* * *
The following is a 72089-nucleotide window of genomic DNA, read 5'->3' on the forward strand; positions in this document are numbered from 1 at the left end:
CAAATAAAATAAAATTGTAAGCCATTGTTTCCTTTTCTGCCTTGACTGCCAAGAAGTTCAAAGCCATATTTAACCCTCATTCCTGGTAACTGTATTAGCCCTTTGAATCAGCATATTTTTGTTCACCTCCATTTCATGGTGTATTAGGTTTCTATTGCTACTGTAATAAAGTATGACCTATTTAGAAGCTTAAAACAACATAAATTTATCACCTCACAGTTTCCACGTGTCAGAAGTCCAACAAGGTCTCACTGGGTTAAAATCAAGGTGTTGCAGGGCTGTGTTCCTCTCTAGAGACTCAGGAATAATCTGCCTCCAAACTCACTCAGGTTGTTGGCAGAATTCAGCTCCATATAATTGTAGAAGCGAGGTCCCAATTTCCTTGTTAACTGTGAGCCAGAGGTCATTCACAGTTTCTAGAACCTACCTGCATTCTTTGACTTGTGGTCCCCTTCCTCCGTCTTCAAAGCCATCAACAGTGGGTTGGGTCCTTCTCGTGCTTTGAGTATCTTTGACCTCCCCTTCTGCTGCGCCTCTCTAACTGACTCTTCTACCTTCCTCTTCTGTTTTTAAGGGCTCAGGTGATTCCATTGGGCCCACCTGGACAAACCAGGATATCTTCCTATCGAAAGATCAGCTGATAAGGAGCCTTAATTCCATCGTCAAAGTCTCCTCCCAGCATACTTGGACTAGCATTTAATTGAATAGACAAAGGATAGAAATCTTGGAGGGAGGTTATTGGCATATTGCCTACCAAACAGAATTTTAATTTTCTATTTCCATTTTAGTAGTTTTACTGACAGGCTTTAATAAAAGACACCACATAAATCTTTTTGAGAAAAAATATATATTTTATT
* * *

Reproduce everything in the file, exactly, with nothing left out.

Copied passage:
The following is a 72089-nucleotide window of genomic DNA, read 5'->3' on the forward strand; positions in this document are numbered from 1 at the left end:
CAAATAAAATAAAATTGTAAGCCATTGTTTCCTTTTCTGCCTTGACTGCCAAGAAGTTCAAAGCCATATTTAACCCTCATTCCTGGTAACTGTATTAGCCCTTTGAATCAGCATATTTTTGTTCACCTCCATTTCATGGTGTATTAGGTTTCTATTGCTACTGTAATAAAGTATGACCTATTTAGAAGCTTAAAACAACATAAATTTATCACCTCACAGTTTCCACGTGTCAGAAGTCCAACAAGGTCTCACTGGGTTAAAATCAAGGTGTTGCAGGGCTGTGTTCCTCTCTAGAGACTCAGGAATAATCTGCCTCCAAACTCACTCAGGTTGTTGGCAGAATTCAGCTCCATATAATTGTAGAAGCGAGGTCCCAATTTCCTTGTTAACTGTGAGCCAGAGGTCATTCACAGTTTCTAGAACCTACCTGCATTCTTTGACTTGTGGTCCCCTTCCTCCGTCTTCAAAGCCATCAACAGTGGGTTGGGTCCTTCTCGTGCTTTGAGTATCTTTGACCTCCCCTTCTGCTGCGCCTCTCTAACTGACTCTTCTACCTTCCTCTTCTGTTTTTAAGGGCTCAGGTGATTCCATTGGGCCCACCTGGACAAACCAGGATATCTTCCTATCGAAAGATCAGCTGATAAGGAGCCTTAATTCCATCGTCAAAGTCTCCTCCCAGCATACTTGGACTAGCATTTAATTGAATAGACAAAGGATAGAAATCTTGGAGGGAGGTTATTGGCATATTGCCTACCAAACAGAATTTTAATTTTCTATTTCCATTTTAGTAGTTTTACTGACAGGCTTTAATAAAAGACACCACATAAATCTTTTTGAGAAAAAATATATATTTTATT